Canadian navy ships in East China Sea ‘buzzed’ by Chinese warplanes

A Canadian navy ship sailing near the Black Sea port of Odessa, Ukraine, in April 2019.
A Canadian navy ship sailing near the Black Sea port of Odessa, Ukraine, in April 2019.PHOTO: REUTERS

BEIJING/OTTAWA (REUTERS, AFP) - Two Canadian naval vessels were “buzzed” by Chinese fighter jets when they sailed through the East China Sea this week, the Canadian military said on Thursday (June 27).

A Canadian navy helicopter was also targeted by a laser detected from a nearby fishing boat, it said in a statement. 

There were no injuries nor damage, but the revelations come amid heightened tensions between the two nations over Canada’s arrest of a senior telecoms executive last December and China’s detention of two Canadian nationals in apparent retaliation.  

Canada’s defence ministry said the frigate HMCS Regina and support vessel Asterix were in “international waters in the East China Sea” when two Chinese Su-30 fighter jets “passed the ship at a range of approximately 300m and an altitude of approximately 30m.”

The so-called “buzzing” happened on Monday at around 3.30pm local time, it said. 

The ships had been shadowed by several Chinese vessels and aircraft as they transited through the maritime region. 

Ottawa described the interactions as “professional and cordial”, adding that the Chinese fly-past was “not hazardous, nor unexpected”, given the naval operation’s proximity to China. 

Both ships had just come from a visit to Vietnam’s Cam Ranh Bay and were headed to North-east Asia to join a multinational effort to prevent smuggling, in evasion of UN sanctions against North Korea.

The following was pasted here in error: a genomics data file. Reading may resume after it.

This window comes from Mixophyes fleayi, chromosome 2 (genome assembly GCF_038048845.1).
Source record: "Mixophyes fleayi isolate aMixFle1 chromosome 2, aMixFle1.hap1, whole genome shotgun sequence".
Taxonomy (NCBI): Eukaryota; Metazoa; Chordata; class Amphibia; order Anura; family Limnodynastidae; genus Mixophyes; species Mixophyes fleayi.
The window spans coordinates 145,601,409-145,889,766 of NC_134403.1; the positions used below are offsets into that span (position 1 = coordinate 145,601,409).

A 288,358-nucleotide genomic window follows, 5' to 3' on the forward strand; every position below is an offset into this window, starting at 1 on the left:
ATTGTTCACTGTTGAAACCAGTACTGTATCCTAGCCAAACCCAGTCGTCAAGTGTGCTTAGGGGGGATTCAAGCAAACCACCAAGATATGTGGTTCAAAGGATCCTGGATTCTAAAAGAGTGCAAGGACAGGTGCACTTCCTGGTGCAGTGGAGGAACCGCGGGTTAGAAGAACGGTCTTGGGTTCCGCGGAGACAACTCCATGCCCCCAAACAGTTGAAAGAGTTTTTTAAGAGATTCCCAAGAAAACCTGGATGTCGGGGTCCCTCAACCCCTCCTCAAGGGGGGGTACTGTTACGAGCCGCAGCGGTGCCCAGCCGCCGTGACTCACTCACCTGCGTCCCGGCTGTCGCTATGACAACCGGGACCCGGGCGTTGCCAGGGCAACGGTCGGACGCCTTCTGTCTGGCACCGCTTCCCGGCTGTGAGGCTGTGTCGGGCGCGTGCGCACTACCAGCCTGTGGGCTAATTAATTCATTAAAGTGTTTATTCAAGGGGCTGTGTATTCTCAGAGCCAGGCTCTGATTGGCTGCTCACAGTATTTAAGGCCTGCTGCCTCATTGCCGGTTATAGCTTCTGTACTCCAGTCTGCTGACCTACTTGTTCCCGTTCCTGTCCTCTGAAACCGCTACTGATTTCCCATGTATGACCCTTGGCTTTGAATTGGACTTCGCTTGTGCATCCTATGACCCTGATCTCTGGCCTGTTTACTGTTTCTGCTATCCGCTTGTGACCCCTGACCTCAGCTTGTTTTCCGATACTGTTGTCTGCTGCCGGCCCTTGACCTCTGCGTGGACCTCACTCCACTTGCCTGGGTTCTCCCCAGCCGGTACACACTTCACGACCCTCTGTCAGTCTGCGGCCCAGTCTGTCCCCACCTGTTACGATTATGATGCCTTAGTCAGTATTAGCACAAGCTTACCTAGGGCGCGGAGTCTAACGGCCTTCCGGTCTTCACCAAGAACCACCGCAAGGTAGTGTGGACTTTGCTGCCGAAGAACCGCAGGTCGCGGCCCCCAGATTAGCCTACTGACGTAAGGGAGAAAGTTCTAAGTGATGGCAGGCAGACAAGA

Earlier on Thursday, China's Defence Ministry said Canadian navy ships sailed through the Strait of Taiwan, which separates self-ruled Taiwan from China. Such passages upset China, which claims Taiwan as part of its territory.

The Canadian Defence Ministry acknowledged that two of its ships had used the passage last week but denied that Canada was trying to make any kind of political point.

The route taken by the ships was the shortest one between Vietnam - where they had paid a visit - and the seas near North Korea, where Canada is helping stamp out maritime smuggling, the ministry said.

"Transit through the Taiwan Strait is not related to making any statement," spokesman Ashley Lemire said in an e-mail.

She noted that a Canadian military vessel had passed through the Strait in October 2018.

At one point in the latest incident, two Chinese fighter jets made a low-level pass within 300m of one of the two ships when it was in international waters, the ministry said.

"This particular fly past... was not provocative, hazardous, or unexpected," the ministry said in a statement, noting the ship had been close to Chinese waters.


In April, Beijing condemned a French decision to send a frigate through the Strait as illegal.

Relations between China and Canada deteriorated since December when police in Vancouver detained Huawei chief financial officer Meng Wanzhou on a US arrest warrant.

Days later, China arrested two Canadians – former diplomat Michael Kovrig and businessman Michael Spavor – in what is widely seen as a tit-for-tat move.

China this week blocked all imports of Canadian meat as the diplomatic and trade dispute with Ottawa deepens.

Leaders of the two nations, both in Japan for G-20 talks this week, have not spoken since.